Snapshots From The Lives Of Italians In Romania

The Ararat Publishing House published late last year a sentimental book entitled "Stories' from the lives of Italian ethnics in Romania". I have known its author, Modesto Gino Ferrarini, for a long time, ever since our young days as journalists. Although he has been a sports journalist with Romania Libera all his life, I met him in the editorial office of Informatia Bucurestiului. This Italian ethnic did everything in his power, after 1990, to have his beloved Italians acknowledged as national minority, entitled to representation in the Romanian Parliament. He also started the first Italian newspaper in this country, Di nuovo insieme, and in 1992 founded the Italian Union in Bucharest, whose chairman he remains to this day. The book is, par excellence, the creation of a journalist, a passionate researcher of documents, places, personalities and ordinary people. It benefits from a warm preface signed by Prof. Mircea Grosaru, representative of the Italian minority in the Chamber of Deputies. If you go through the 200 pages of the book, looking at the early 20th century photographs, you become familiar with scenes from the lives of the Italians – mostly builders – who came to live on Romanian territory at the end of the 19th century, as well as their offspring, who are still living on these lands. Modesto Gino Ferrarini did not fail to make reference, in his book, to Italian-descended personalities in the fields of science and arts, like the renowned surgeon Alexandru Pesamosca, or the remarkable theatre director Sorana Coroama-Stanca. He draws a most admiring portrait of some celebrated figures in the field of Italian studies, such as George Lazarescu – "a distinguished university professor, more Italian than many… Italians," or the departed Alexandru Balaci, member of the Romanian Academy. A very emotional episode in the book tells of the tragic plight of the Italian church in Bucharest under communism, as well of some of the priests, who were sentenced to long years' imprisonment. Equally impressive are the accounts on the Greci village, where 400 Italians are currently living, and Craiova, where there is a "Dante Aligheri" local committee. We could not possibly omit the chapters dedicated to important buildings erected by Italian constructors (the Cantacuzino Palace on Victoriei Road, the headquarters of the State Savings Bank, the main Post Office building, today home of the History Museum, etc.), or to important Italian sculptors who used to work in Romania. It is with special warmth that he evokes the figure of architect and musician Enrico Fancinotti, as well as of many ordinary people. The entire book, capable of arousing the interest of any reader, betokens the commitment of its author, Modesto Gino Ferrarini, to the Italian ethnic group which he proudly represents, and his desire to bring to public attention extraordinary or else everyday deeds from the life of a community which has managed to preserve its identity. Di nuovo insieme, a magazine published by the Association of Italians in Romania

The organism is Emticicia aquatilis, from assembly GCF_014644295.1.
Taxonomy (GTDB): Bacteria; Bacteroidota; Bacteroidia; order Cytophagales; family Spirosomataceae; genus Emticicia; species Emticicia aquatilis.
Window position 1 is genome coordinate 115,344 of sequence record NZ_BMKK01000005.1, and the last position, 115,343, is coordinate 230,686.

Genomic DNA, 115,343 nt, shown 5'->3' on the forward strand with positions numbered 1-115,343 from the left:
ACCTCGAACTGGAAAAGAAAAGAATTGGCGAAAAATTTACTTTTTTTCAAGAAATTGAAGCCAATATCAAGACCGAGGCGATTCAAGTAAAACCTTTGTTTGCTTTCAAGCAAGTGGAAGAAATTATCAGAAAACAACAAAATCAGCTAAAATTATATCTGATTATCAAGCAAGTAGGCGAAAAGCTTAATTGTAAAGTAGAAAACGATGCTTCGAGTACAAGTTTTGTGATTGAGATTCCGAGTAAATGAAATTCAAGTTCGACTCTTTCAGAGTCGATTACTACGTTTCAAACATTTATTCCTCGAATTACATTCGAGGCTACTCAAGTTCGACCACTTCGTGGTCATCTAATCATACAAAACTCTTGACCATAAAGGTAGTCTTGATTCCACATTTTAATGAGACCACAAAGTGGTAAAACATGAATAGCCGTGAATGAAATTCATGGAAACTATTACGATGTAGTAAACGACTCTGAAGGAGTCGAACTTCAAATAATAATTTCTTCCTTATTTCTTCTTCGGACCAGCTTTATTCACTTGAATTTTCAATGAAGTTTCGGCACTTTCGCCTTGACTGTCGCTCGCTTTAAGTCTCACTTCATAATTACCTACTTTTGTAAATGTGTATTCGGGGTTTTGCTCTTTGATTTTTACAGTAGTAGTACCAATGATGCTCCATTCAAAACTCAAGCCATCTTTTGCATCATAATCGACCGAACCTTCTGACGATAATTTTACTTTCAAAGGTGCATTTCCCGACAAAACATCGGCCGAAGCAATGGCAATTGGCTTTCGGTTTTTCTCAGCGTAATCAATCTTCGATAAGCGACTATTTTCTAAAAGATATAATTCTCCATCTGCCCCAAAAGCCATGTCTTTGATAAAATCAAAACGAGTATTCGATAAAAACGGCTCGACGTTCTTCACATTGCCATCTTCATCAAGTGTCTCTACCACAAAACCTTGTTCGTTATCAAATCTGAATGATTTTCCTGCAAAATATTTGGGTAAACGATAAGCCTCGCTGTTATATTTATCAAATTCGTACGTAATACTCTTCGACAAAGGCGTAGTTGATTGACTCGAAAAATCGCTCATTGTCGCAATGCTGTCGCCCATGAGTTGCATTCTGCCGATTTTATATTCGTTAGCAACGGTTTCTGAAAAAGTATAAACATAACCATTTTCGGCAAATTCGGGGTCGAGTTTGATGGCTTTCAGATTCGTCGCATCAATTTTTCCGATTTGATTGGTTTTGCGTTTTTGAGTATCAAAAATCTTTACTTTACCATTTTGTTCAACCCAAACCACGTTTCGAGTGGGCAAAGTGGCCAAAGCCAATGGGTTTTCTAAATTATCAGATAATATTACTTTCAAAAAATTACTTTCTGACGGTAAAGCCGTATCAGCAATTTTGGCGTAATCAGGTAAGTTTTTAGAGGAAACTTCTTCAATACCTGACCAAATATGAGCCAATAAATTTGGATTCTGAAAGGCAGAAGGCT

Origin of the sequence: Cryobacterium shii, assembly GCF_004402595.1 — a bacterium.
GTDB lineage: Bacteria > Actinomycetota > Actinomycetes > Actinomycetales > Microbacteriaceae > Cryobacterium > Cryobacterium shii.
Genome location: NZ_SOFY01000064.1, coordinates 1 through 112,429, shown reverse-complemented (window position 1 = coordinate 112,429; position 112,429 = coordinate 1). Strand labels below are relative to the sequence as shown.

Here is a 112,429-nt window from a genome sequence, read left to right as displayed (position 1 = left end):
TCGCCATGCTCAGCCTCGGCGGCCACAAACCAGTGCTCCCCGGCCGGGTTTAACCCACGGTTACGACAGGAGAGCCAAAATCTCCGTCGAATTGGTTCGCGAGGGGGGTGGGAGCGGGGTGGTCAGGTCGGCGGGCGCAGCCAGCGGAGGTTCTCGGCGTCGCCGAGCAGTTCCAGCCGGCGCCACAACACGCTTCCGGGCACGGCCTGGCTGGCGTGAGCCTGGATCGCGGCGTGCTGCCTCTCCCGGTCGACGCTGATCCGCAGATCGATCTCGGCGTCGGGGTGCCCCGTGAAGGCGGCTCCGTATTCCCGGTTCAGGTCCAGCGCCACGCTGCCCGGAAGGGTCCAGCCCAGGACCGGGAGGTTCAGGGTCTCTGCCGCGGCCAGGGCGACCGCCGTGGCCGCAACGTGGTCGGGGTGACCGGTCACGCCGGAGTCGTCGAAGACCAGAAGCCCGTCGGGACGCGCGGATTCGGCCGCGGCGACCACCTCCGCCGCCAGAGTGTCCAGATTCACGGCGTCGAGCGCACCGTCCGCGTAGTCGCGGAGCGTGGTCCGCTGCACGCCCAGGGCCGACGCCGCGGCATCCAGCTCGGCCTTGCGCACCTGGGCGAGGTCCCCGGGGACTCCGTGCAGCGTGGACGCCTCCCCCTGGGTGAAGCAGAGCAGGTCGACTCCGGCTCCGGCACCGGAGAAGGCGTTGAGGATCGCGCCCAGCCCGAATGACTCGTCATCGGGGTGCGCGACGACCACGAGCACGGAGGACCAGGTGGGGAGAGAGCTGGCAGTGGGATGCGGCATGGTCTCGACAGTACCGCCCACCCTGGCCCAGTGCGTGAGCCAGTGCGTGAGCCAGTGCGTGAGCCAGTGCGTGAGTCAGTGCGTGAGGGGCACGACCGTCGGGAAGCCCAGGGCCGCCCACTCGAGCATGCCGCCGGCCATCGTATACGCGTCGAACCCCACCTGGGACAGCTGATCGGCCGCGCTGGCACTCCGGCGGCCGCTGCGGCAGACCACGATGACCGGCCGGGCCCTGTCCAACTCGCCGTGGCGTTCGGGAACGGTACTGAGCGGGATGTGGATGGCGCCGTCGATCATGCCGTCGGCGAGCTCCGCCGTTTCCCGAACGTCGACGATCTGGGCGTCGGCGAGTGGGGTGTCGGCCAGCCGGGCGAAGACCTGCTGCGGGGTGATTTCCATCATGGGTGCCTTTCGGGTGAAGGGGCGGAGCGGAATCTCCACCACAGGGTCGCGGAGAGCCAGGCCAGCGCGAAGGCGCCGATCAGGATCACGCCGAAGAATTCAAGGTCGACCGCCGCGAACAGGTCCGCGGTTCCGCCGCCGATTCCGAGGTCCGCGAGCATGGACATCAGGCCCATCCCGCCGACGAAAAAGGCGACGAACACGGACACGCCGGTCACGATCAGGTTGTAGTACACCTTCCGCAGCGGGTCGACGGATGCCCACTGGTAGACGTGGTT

by Eugen Comărnescu